DevSecOps in OpenShift with SonarQube and Custom Scanning images

Dale Bingham

You have OpenShift (or Minishift locally) running to get up to speed with containers, kubernetes, and OpenShift as it pertains to modern software development. You deployed SonarQube and some projects (like this). You have your SonarQube project and project key setup to match your project deploy for scanning. Now you want to up your game with the “Sec” part of DevSecOps and at least scan your local images to see what is wrong with them. That is what this blog post is about. Don’t have OpenShift and SonarQube setup? Read this blog and follow along to quickly get up and running. Do not have any projects setup to scan? I have one for you here and its corresponding blog. Then come back here and get rolling. This has a few steps to fully set it up however, I want you to understand what goes into a good starting pipeline with security built in from the start.

First things First, get Jenkins prepped with SonarQube

To do our DevSecOps thing here we will need a Jenkinsfile to run through. I am going to use my PeopleAPI project and its Jenkinsfile as my example here however any project that you have in Minishift will work really. To get going first I am going to log into Jenkins in my OpenShift project and then click Manage Jenkins → Manage Plugins. (I really need to do a custom Jenkins setup but will have to wait for that.) There is a plugin that I need you to add under the “Available” tab. The “SonarQube Scanner” plugin is the one you definitely need to install. You can install others if you wish. With it checked/selected click the “Download and Install after Reboot” button on Jenkins and wait for it to download and install. It should not take too long however you could go get some coffee or see what the score of the last Manchester United game was. Click the “Restart Jenkins” checkbox on the Installing Plugins page and when it reboots verify those two plugins are listed in the same area under “Installed” plugins.

Now go to the Manage Jenkins → Configure System and scroll down to the SonarQube section. We need three things here: a name, a key, and the URL to SonarQube. I named mine “SonarQube-Server” to keep it simple and because I do not like spaces in names. The URL you can use to keep this within OpenShift is http://sonarqube.sonarqube.svc:9000 based on the service information.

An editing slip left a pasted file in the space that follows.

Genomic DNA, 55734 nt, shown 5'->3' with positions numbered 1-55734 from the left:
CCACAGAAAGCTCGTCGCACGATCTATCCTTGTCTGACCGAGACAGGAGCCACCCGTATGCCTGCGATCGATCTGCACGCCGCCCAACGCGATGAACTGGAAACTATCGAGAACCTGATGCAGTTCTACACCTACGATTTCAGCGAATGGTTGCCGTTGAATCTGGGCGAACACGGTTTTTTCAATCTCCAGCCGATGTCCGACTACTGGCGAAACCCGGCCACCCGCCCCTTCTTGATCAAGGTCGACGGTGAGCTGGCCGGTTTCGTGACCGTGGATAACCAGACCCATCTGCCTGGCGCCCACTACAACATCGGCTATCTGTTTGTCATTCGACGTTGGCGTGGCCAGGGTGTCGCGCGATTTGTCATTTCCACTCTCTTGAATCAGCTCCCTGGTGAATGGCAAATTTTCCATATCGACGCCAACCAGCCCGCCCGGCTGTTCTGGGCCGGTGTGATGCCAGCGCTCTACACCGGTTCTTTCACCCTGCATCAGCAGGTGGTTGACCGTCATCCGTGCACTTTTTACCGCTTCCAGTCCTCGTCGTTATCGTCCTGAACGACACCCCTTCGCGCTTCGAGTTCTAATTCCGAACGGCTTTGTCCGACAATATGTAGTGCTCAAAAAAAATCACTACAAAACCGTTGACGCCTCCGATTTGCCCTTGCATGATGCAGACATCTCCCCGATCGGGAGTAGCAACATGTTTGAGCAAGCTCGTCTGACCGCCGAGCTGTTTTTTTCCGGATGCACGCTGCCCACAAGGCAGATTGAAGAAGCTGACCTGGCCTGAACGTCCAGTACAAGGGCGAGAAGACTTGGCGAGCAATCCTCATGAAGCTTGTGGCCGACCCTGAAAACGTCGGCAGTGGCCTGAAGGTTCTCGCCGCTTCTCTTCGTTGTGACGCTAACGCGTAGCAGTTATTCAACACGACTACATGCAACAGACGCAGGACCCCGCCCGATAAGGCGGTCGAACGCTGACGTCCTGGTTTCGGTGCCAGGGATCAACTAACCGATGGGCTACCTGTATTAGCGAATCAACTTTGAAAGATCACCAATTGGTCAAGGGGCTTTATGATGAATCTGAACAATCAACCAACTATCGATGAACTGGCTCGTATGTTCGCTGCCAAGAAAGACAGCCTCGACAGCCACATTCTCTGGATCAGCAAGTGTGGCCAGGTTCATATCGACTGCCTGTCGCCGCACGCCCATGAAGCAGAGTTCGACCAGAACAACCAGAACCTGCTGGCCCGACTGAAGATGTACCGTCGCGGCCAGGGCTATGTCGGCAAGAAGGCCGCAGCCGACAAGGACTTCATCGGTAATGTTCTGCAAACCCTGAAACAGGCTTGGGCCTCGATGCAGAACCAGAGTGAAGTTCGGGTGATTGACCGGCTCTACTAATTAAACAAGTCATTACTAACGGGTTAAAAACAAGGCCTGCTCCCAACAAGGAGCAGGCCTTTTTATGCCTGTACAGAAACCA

SonarQube Internal URL for our Jenkinsfile

To get the Token you need from SonarQube click the link in your SonarQube project that is the Route for the SonarQube application like https://sonarqube-sonarqube.x.x.x.. Log in with admin/admin (just for this purpose, you would NOT use an Admin token for this) and click your far right icon for your account dropdown. Click the My Account link on the menu and then the Security tab (see the image below). Enter a name in the Generate Tokens field that will match your project (I used peopleapi to match the project name) and click the Generate button. You will get a token that you must copy right now for use in the SonarQube Servers plugin area of Jenkins. Copy that token because once you leave this page it goes away and you have to regenerate.

Generating a token in SonarQube for scanning

Enter the Name, URL, and the Token you just generated and your screen should look something like this below. Make sure the “Enable injection…” checkbox is checked as we use those environment variables in our Jenkinsfile later. Click the Apply button to save this.

SonarQube Setup in Jenkins Configure System area

Load the Jenkins Slave images for SonarQube

To have your Jenkinsfile spawn off a SonarQube scan within OpenShift, I made a custom Jenkins Slave images based off the CentOS7 Jenkins Slave Base in DockerHub. The one we need for this is the .NET Core global tool one liked. This adds the .NET Core 2.1 SDK to a Jenkins Slave as well as the sonarscanner global tool to perform a SonarQube scan easily on .NET Core projects. To quickly make this, use the image-stream-template.yaml file linked and copy/paste that into the “openshift” project in OpenShift (logging in with admin/admin) via the Import YAML/JSON button. This will create an image stream definition and a build definition. Go into the Builds → Builds in the OpenShift project in OpenShift and build the “jenkins-slave-sonarqube-dotnet” configuration. When complete it should make a new image under the Builds → Images area in the OpenShift project similar to We will use this image in a later step.

Custom image for Jenkins and SonarQube Scanner for .NET Core

This lets your Jenkinsfile spawn off pods to do sections of your Jenkins pipeline within your OpenShift project and then the containers die off when they are done. This is NOT JenkinsX. It is just Jenkins in OpenShift. So now you have Jenkins, you have the two additional plugins, and you have setup your access tokens. (The GH repo for this Jenkins Slave image has other good templates. Feel free to peruse.)

Setup Jenkins to use the Jenkins Slave Images